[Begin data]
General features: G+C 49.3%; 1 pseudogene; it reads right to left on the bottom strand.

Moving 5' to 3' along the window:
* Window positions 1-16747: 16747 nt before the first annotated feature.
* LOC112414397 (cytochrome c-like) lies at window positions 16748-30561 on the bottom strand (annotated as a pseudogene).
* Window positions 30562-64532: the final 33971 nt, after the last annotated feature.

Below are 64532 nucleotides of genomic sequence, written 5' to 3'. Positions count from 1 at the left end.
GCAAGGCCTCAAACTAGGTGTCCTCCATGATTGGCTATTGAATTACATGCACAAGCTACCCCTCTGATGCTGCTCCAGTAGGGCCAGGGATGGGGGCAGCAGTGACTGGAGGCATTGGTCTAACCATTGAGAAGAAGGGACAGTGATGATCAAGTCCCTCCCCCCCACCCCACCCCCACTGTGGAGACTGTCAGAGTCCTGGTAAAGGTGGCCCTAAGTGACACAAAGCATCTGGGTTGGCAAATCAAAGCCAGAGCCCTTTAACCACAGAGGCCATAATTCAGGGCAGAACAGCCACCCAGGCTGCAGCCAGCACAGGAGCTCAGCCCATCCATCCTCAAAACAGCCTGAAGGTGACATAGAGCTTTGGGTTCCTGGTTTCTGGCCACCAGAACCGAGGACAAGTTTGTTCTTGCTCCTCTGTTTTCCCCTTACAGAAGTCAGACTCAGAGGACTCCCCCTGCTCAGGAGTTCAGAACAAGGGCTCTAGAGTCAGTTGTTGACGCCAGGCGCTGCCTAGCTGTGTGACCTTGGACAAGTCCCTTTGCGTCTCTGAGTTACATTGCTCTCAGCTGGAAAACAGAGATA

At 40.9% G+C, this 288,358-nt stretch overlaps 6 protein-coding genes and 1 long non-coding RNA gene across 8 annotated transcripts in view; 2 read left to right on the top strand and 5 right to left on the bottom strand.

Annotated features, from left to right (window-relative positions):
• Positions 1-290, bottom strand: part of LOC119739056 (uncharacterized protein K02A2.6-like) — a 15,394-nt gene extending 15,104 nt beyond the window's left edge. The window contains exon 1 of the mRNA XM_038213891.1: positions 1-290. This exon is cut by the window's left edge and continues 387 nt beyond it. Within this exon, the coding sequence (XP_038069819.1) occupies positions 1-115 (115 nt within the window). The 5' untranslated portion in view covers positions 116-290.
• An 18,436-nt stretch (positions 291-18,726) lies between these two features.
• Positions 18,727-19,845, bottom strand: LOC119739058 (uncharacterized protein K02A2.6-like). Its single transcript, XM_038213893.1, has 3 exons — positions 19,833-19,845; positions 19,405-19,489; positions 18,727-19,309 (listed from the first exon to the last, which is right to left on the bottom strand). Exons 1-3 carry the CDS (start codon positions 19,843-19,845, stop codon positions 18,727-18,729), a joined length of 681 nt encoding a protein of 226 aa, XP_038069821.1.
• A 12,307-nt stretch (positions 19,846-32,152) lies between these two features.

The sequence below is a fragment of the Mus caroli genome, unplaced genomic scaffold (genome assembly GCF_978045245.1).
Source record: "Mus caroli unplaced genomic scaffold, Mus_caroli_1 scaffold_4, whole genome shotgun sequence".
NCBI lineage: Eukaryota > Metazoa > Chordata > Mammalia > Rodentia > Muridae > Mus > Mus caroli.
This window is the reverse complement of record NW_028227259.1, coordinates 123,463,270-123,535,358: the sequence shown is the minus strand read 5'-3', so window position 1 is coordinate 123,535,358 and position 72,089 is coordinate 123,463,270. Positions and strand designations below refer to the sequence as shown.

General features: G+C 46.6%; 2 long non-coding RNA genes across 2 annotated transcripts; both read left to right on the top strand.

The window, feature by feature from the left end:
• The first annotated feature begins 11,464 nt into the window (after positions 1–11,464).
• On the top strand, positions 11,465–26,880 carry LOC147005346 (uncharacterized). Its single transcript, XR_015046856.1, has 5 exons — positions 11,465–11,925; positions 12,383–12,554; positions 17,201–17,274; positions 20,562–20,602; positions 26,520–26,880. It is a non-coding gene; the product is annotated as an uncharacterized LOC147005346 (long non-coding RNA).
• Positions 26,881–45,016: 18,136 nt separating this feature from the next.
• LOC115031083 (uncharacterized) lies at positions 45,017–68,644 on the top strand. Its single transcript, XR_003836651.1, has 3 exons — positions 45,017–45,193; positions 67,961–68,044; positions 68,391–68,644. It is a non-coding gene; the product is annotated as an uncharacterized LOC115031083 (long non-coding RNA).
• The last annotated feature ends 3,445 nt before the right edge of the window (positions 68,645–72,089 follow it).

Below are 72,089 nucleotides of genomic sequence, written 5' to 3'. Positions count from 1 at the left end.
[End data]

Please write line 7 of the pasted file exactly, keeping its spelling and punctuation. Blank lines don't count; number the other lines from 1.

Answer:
GCAAGGCCTCAAACTAGGTGTCCTCCATGATTGGCTATTGAATTACATGCACAAGCTACCCCTCTGATGCTGCTCCAGTAGGGCCAGGGATGGGGGCAGCAGTGACTGGAGGCATTGGTCTAACCATTGAGAAGAAGGGACAGTGATGATCAAGTCCCTCCCCCCCACCCCACCCCCACTGTGGAGACTGTCAGAGTCCTGGTAAAGGTGGCCCTAAGTGACACAAAGCATCTGGGTTGGCAAATCAAAGCCAGAGCCCTTTAACCACAGAGGCCATAATTCAGGGCAGAACAGCCACCCAGGCTGCAGCCAGCACAGGAGCTCAGCCCATCCATCCTCAAAACAGCCTGAAGGTGACATAGAGCTTTGGGTTCCTGGTTTCTGGCCACCAGAACCGAGGACAAGTTTGTTCTTGCTCCTCTGTTTTCCCCTTACAGAAGTCAGACTCAGAGGACTCCCCCTGCTCAGGAGTTCAGAACAAGGGCTCTAGAGTCAGTTGTTGACGCCAGGCGCTGCCTAGCTGTGTGACCTTGGACAAGTCCCTTTGCGTCTCTGAGTTACATTGCTCTCAGCTGGAAAACAGAGATA